My current research is focused primarily on the relationship between responsibility and awareness, where the guiding question is when and why ignorance excuses. The answer to this question has implications for the epistemic condition on tracing, whether culpable ignorance can mitigate blameworthiness, and skepticism about blameworthiness more generally. I have also written on the relationship between hypocrisy and the moral standing to blame, as well as voluntariness and responsibility. Below are some papers I’ve published on these topics. (Please cite published versions.)
In Fritz and Miller 2018 we offer an argument for the Nonhypocrisy Condition on the moral standing to blame. Recently our account has come under criticism from several authors. We argue here that (1) our account can handle these criticisms and that (2) no other rival account adequately addresses the challenge of explaining what is uniquely objectionable about hypocritical blame. Because answering this challenge is a necessary component of any plausible account of the relationship between hypocrisy and standing, our account remains the best on offer.
When Hypocrisy Undermines the Standing to Blame: A Response to Rossi (with Kyle G. Fritz)
Ethical Theory and Moral Practice (2019) 22(2): 379-384.
In Fritz and Miller 2018 we offer an argument for the Nonhypocrisy Condition on the moral standing to blame. Benjamin Rossi 2018 raises several criticisms of our view. He argues that our account of hypocrisy fails, and thus that we cannot explain why certain hypocrites lack the standing to blame. Here we defend our account from Rossi’s criticisms and emphasize the account’s unique advantage, namely, explaining why hypocritical blamers lack the standing to blame.
Sometimes ignorance is a legitimate excuse for morally wrong behavior, and sometimes it isn’t. If someone has secretly replaced my sugar with arsenic, then I’m blameless for putting arsenic in your tea. But if I put arsenic in your tea because I keep arsenic and sugar jars on the same shelf and don’t label them, then I’m plausibly blameworthy for poisoning you. Why is my ignorance in the first case a legitimate excuse, but my ignorance in the second case isn’t? This introductory essay explores the relationship between ignorance and blameworthiness.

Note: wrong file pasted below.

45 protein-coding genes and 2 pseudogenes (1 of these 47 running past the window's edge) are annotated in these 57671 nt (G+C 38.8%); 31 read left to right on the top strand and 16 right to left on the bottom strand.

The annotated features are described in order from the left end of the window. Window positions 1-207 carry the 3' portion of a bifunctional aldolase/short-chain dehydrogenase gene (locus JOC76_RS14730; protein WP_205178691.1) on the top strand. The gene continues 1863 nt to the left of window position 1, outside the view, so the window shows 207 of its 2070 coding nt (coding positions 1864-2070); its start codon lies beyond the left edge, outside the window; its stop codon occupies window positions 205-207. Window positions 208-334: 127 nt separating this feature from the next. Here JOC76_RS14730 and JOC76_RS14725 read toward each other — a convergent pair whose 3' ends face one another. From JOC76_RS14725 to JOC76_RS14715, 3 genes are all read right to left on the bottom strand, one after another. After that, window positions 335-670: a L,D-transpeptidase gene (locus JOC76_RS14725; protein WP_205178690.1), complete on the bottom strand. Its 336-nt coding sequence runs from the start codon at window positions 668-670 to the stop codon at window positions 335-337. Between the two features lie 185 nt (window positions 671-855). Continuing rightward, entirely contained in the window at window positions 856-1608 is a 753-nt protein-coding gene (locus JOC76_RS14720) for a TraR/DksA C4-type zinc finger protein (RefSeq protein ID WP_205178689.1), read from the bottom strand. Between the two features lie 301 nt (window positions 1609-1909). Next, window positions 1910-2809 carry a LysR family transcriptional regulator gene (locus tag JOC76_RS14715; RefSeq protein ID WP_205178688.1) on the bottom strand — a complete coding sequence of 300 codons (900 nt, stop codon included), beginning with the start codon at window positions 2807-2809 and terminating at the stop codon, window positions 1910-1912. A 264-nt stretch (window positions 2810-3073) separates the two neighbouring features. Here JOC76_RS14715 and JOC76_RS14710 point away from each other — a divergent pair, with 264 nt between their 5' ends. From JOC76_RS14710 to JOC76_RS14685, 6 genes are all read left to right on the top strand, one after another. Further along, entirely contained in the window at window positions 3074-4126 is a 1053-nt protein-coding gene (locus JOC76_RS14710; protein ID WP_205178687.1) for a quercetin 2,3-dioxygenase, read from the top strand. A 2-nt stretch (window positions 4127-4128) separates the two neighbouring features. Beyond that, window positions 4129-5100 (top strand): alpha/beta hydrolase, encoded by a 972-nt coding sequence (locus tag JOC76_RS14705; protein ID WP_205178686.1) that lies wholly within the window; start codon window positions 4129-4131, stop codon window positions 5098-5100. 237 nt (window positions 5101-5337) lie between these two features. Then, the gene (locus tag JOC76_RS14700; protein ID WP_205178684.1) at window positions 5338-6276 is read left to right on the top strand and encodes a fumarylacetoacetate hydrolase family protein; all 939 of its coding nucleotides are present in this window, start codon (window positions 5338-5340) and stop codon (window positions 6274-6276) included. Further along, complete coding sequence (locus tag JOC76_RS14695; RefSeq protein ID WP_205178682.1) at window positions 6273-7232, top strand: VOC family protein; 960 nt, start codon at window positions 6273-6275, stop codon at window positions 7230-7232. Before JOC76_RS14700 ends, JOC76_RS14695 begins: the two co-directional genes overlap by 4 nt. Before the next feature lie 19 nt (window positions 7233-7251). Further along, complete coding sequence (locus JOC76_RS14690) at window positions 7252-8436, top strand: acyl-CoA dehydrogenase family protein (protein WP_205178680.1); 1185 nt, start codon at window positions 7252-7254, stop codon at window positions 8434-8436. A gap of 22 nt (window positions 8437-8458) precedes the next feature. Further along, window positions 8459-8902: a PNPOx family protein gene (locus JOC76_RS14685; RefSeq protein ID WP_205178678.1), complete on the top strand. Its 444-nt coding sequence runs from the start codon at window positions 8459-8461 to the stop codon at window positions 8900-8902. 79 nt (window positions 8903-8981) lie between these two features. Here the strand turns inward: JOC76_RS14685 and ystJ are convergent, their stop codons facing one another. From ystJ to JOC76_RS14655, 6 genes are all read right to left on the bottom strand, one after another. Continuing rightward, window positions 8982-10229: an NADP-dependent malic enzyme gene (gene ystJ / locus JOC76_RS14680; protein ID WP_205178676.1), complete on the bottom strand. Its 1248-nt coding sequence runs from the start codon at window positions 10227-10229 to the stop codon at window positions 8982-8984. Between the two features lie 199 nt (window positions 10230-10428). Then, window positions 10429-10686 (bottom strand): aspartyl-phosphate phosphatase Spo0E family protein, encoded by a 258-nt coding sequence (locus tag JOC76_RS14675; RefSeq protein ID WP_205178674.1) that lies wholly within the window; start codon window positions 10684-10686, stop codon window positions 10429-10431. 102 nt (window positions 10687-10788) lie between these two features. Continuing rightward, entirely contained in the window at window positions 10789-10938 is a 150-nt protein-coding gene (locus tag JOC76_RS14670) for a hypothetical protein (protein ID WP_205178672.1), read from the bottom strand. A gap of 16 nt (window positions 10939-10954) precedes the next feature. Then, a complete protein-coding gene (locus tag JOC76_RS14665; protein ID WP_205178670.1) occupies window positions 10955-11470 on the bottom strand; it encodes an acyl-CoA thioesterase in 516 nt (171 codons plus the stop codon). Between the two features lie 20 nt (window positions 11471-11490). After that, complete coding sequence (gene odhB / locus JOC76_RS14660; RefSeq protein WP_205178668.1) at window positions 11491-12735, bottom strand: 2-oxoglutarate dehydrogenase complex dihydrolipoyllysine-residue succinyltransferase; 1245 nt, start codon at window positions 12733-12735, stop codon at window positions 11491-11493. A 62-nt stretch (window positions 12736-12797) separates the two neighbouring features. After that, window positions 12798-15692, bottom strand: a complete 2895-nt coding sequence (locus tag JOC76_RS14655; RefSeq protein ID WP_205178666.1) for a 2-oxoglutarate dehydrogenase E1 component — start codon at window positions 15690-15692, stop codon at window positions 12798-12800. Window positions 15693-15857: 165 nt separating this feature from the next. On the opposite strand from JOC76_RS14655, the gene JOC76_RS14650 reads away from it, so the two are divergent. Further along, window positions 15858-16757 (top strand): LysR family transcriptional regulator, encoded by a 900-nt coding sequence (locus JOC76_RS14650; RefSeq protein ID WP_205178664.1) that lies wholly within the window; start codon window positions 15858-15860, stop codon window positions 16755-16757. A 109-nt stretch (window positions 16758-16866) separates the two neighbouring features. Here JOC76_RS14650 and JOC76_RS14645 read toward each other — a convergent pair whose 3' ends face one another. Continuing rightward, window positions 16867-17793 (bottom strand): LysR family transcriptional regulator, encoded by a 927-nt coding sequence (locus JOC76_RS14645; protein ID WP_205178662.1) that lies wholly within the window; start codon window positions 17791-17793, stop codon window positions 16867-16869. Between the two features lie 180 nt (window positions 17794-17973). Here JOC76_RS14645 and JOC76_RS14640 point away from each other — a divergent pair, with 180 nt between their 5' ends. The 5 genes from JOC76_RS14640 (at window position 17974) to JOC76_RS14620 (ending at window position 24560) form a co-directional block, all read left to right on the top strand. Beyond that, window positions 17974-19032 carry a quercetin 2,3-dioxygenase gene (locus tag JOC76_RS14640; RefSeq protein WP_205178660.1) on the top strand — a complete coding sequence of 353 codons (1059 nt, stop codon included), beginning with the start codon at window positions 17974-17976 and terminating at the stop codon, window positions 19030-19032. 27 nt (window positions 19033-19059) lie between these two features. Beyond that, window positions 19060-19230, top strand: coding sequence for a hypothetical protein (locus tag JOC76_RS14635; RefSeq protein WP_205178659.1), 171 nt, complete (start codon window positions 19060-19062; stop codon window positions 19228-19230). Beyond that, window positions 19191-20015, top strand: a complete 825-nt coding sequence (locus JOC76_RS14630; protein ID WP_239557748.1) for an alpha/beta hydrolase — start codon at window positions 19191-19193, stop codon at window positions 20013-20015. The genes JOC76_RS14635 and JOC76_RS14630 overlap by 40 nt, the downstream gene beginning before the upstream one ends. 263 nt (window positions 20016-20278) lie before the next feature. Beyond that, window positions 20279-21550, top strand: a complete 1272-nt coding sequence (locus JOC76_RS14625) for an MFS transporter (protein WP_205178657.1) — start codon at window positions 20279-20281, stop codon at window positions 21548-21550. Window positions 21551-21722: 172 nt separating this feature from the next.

Circumstantial Ignorance and Mitigated Blameworthiness
Philosophical Explorations (2018) 22: 33-43
It is intuitive that circumstantial ignorance, even when culpable, can mitigate blameworthiness for morally wrong behavior. In this paper I suggest an explanation of why this is so. The explanation offered is that an agent’s degree of blameworthiness for some action (or omission) depends at least in part upon the quality of will expressed in that action, and that an agent’s level of awareness when performing a morally wrong action can make a difference to the quality of will that is expressed in it. This explanation makes use of Holly Smith’s distinction between benighting and benighted actions as well as a notion developed here called capture.
Hypocrisy and the Standing to Blame
(with Kyle G. Fritz)
Pacific Philosophical Quarterly (2018) 99: 118-139 (2015 online)
Hypocrites are often thought to lack the standing to blame others for faults similar to their own. While widely accepted, this is seldom argued for. We offer an argument for the claim that nonhypocrisy is a necessary condition on the standing to blame. We first offer a novel, dispositional account of hypocrisy. Our account captures the commonsense view that hypocrisy involves making an unjustified exception of oneself. This exception-making involves a rejection of the impartiality of morality and thereby a rejection of the equality of persons, which we argue grounds the standing to blame others.
Reasonable Foreseeability and Blameless Ignorance
Philosophical Studies (2017) 174(6): 1561-1581
I argue that versions of the tracing strategy that require reasonable foreseeability (rather than actual foresight) are in tension with the view that blameless ignorance excuses. A stronger version of the tracing strategy (i.e., one that requires actual foresight) is consistent with the view that blameless ignorance excuses and is therefore preferable for tracing theorists who wish to continue maintaining that it does.
I argue that, without historical conditions on blameworthiness for the non-voluntary, non-volitionist (or “attributionist”) accounts are vulnerable to manipulation cases and also fail to make sufficient room for the distinction between badness and blameworthiness. I propose conditions aimed to supplement these deficiencies that are tailored to suit non-volitional accounts, and thus do not require that an agent have exercised voluntary control (e.g., via choices or decisions) over the acquisition of her attitudes or values.